Cineworld is on the brink of bankruptcy as post-pandemic ticket sales struggle – Quartz Daily Brief – Quartz
Hello, Quartz readers!
Here’s what you need to know
Cineworld is on the verge of bankruptcy. The movie chain is considering seeking Chapter 11 protection in the United States as ticket sales have yet to recover from the pandemic.
Warren Buffett got the green light to buy 50% of Occidental. However, Berkshire Hathaway should not pursue the takeover of the oil company, of which it is already the main shareholder.
A sanctioned Russian billionaire’s superyacht goes under the hammer. Proceeds from the sale of the $75 million vessel will be used to repay a loan from JP Morgan.
Controversial Israeli spyware company NSO Group is changing direction. Chief executive Yaron Shabat takes the reins from co-founder Shalev Hulio in a restructuring that is also expected to include 100 job cuts.
Another US lawmaker landed in Taiwan. The Indiana Governor and a delegation arrived yesterday for an economic development trip to talk about semiconductor investments.
A car bomb near Moscow killed the daughter of an ally of Vladimir Putin. Darya Dugina’s father, Alexander Dugin, is a far-right commentator who supported the Russian President’s invasion of Ukraine.
Argentina has appointed a government spokesperson as deputy of his new economic superministry. Economist Gabriel Rubinstein is responsible for controlling inflation, which has reached high rates for decades that have crippled workers’ wages.
Raise your glass for World Plant Milk Day, which is today. It started as a way to raise awareness about the benefits of plant-based milks for the environment, but it’s not all vegan PR. Vegetable milks have become big business. The oat milk market, for example, has become more saturated, and the milk option is such a popular commodity that many cafes are scrapping surcharges. for that.
Here is where the global plant-based milk market stands:
$17.7 billion: Global sales of milk alternatives in 2021, up 23% in five years
$277.9 million: U.S. oat milk sales in 2021, down from less than half a million in 2017
65%: Share of the world’s population with some degree of lactose intolerance
1994: The year the Swedish oat milk brand Oatly was founded
$10 billion: Valuation at time of Oatly IPO
The quantum leap in carbon capture
The Inflation Reduction Act, that massive US climate bill everyone is talking about, is set to trigger a boom in technologies that can reduce greenhouse gas emissions. Among the developments is carbon capture and sequestration (CCS), a technology that aims to absorb and store emissions from fossil fuel production before they reach the atmosphere.
Many climatologists dislike CCS because it is seen as a loophole to get away from burning oil and gas as an energy source. The technology has yet to deliver on its promise to dramatically reduce emissions from fossil fuel power plants.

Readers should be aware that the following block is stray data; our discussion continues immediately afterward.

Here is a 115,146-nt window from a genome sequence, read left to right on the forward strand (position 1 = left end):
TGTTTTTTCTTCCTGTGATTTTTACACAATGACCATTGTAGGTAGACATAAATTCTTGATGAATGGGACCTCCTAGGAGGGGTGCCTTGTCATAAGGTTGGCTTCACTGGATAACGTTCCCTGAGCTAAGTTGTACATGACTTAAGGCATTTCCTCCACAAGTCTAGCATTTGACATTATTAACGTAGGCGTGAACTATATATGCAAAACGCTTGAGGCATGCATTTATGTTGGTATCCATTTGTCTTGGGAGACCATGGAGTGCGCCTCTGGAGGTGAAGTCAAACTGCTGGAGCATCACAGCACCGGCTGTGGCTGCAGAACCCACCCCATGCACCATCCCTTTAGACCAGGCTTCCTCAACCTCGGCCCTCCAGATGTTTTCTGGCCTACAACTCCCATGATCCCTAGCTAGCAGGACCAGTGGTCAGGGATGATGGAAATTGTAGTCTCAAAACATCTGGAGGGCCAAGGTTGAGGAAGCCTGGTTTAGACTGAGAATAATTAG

But even in a world that derives its energy from renewables, CCS could prove its worth in the industrial production of steel and cement for which few clean alternatives currently exist. The IRA significantly extends tax credits to CCS projects, allowing less controversial applications of the technology, which were previously unaffordable, to finally become competitive.
Does your pet need a pet?
During the pandemic, pet adoptions have surged. But now that humans are returning to the office, their animals have fallen into despair. And that means even more adoptions. “People make pets pets,” said Dr. Cherice Roth, chief veterinarian at Fuzzy, a pet telehealth startup. “It’s very common and it actually increases the number of animals that need to be seen.”
Veterinarians, dog walkers and pet sitters are overstretched, and while some pandemic trends have proven to be short-lived, pet spending is unlikely to drop. And benefits for employer-sponsored pets are on the rise, reports Tiffany Ap.
✦ Do you find stories like these a real treat? Member support helps keep Quartz stories free and accessible to everyone. Daily Brief readers can get 40% off by signing up today!
The most popular quartz
🤝 What is Ethereum merger?
💉 Prisoners should receive monkeypox vaccines
🙉 Covid has changed the way we hear language
🐉 HBO Max’s ‘House of the Dragon’ already beats Amazon’s ‘The Rings of Power’
💻 Microsoft leads Big Tech effort to relocate African developers to North America
👻 Snap moves away from drones to focus on fundamentals
Two artists fight over who stuck fruit on a wall first. The trial is absolutely bananas.
A seal broke into a New Zealand home and terrorized a family’s cat. A marine biologist lives in the house, but was not there to shine.
Trees in the UK are losing their leaves much earlier than usual. Put away those pumpkin lattes and those candles, it’s way too early to be seasonal.
The next British invasion may well be the Chicken Big Mac. The McDonald’s sandwich was such a hit in the UK as it comes to the US.
New York museums must publicly disclose if their art was stolen by the Nazis. The new requirement is part of legislation that was signed to support Holocaust survivors.
Our best wishes for a productive day. Send news, comments, copyrighted bananas and malicious seals to [email protected] Reader support makes Quartz accessible to everyone – become a member. Today’s Daily Brief is brought to you by Susan Howson, Michelle Cheng, Sofia Lotto Persio and Morgan Haefner.